Information technology (IT) help desk providers are facing unique challenges as they adjust to support an entirely remote workforce. In a matter of a few days, DelCor took more than 80 clients from onsite to remote—something that none of us could have expected to happen even a few months ago.
Like many other IT support vendors, we’ve encountered just about every possible scenario, from organizations who simply need a few additional licenses to those with no existing remote capabilities whatsoever. These are our tips for other IT support vendors as they struggle to right the ship:
Prioritize strategically and be transparent
Effectively prioritizing technical support requests is difficult—especially when every user believes that their issue should immediately be treated as the highest priority. It’s never been more important for technical support to document the priority structure and get executive buy-in.
For example, if your first priority is to maintain your organization’s internal servers and your second is to assist users who cannot connect to mission-critical systems, write that down and have your CEO or COO share it with staff to establish expectations. Otherwise, the frustrated user who has waited for three hours to hear back about a Tier I issue is much more likely to keep calling.
Move to the cloud as quickly as possible
As avid supporters of cloud hosting and collaboration, it’s no surprise to us that clients who already use Office 365 and SharePoint Online have had far fewer technical issues while working from home.
If you use Office 365, even staff members who have never worked from home will be able to easily connect directly to their files and continue working. On the other hand, when staff members need to connect to on-premises servers to retrieve files, they will need to follow several steps to get there. The more hoops that your staff need to jump through, the more likely they are to stumble and fall.
While we’ve been able to provide support for organizations that still have on-premises servers, that support is often much more complicated and expensive. Cloud solutions are easily scalable, while connecting an entire office to a file server through a VPN may require additional licenses or adjustments to accommodate the significant increase in use.
We recommend that organizations migrate to Office 365 and use OneDrive and SharePoint Online as soon as possible. Cloud hosting and collaboration tools aren’t just going to benefit your organization during this crisis; over time, these solutions will pay for themselves.
Leverage the tools that you already pay for
Effective and accessible training has never been more important. The more users know about the technology that they’re using, the more they can recognize errors and troubleshoot without assistance. Host video conference calls, record demonstrations, and train power users to reduce your association’s reliance on the IT help desk.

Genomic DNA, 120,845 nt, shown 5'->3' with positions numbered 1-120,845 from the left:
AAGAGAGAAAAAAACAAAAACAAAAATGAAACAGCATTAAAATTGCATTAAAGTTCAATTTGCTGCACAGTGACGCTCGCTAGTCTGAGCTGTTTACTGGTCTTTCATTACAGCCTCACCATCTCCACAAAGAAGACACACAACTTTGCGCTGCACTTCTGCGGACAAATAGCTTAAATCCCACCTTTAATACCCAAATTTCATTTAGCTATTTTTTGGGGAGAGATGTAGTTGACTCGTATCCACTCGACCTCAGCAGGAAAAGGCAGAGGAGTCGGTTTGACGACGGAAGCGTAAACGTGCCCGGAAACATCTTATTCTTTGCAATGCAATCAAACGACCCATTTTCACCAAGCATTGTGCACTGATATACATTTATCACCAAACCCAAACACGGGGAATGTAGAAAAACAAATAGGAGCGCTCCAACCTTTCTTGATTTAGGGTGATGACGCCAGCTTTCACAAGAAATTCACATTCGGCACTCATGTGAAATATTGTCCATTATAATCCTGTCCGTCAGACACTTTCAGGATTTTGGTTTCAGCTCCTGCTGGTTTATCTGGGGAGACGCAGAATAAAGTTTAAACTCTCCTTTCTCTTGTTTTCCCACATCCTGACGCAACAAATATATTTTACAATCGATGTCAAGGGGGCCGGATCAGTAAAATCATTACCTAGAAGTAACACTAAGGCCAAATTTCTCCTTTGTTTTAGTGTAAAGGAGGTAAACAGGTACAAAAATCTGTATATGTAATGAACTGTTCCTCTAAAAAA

Partner with internal IT staff
Even organizations with Managed Service Providers (MSP) often have an internal IT staff member to provide general support, maintain servers, or service specific applications. As an MSP, it’s important to forge a partnership with the internal IT staff.
As the organization’s staff adjusts to working from home, that internal IT support resource may also be adjusting to supporting the staff from home. Partner with the IT staff member and keep communications open. Empower those resources by talking through issues rather than just providing an answer.
Find innovative solutions to hardware issues
When users have a hardware issue, it’s no longer possible for them to call an onsite resource over to their desk to help troubleshoot. To address hardware issues, we have to get a little creative. Based on each client’s needs, we’re either mailing laptops or executing hostage-exchange-style porch trades.
It has also become increasingly difficult to acquire hardware. Having spare laptops is key, especially as the wait for a new laptop has gone from five days to five weeks. Our consultants now keep spare laptops at home with them in case a client’s computer fails and/or we need provide a temporary replacement while reimaging.
Once all users have the basic hardware necessary to do their jobs, support providers should prepare for the next wave of hardware needs. Users will need the hardware necessary to do their jobs efficiently and effectively, which may include additional monitors, spare laptop chargers, headsets, or web cams.
Regardless of the challenges we face, we all need to be patient with each other
Nobody had time to prepare for the radical shift to a 100% remote workforce. Everyone—managers, IT support, and users alike—should cut each other some slack. Here are two simple ways for IT support to make things easier on your coworkers:
- Track IT issues: It’s very frustrating to answer the same questions over and over. Show your coworkers that you’ve been listening to them and taking their issues seriously by tracking their issues. That way, if they have to call you back, you can say “I can see you’re still having a problem with your connection. Are you still using your company laptop and trying to access the database through the VPN?” instead of “Have you tried turning it off and on again?”
- Follow Up: In the office, it’s easy to pop by someone’s cubicle or check in when you pass them on the way to get more coffee. Remote work makes it much easier to just cross an issue off your list and move on. However, a simple “Hey, how’d that fix work out for you?” can go a long way with a coworker who’s isolated.
More COVID-19 content:
- Virtual Meetings Just Got Real (TechTalk)
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- COVID-19 and the Tech Supply Chain (Podcast)
- Get Ready for Online Learning with LMS Selection Criteria (Blog)
- Community Platforms and Their Role in a Pandemic (Podcast)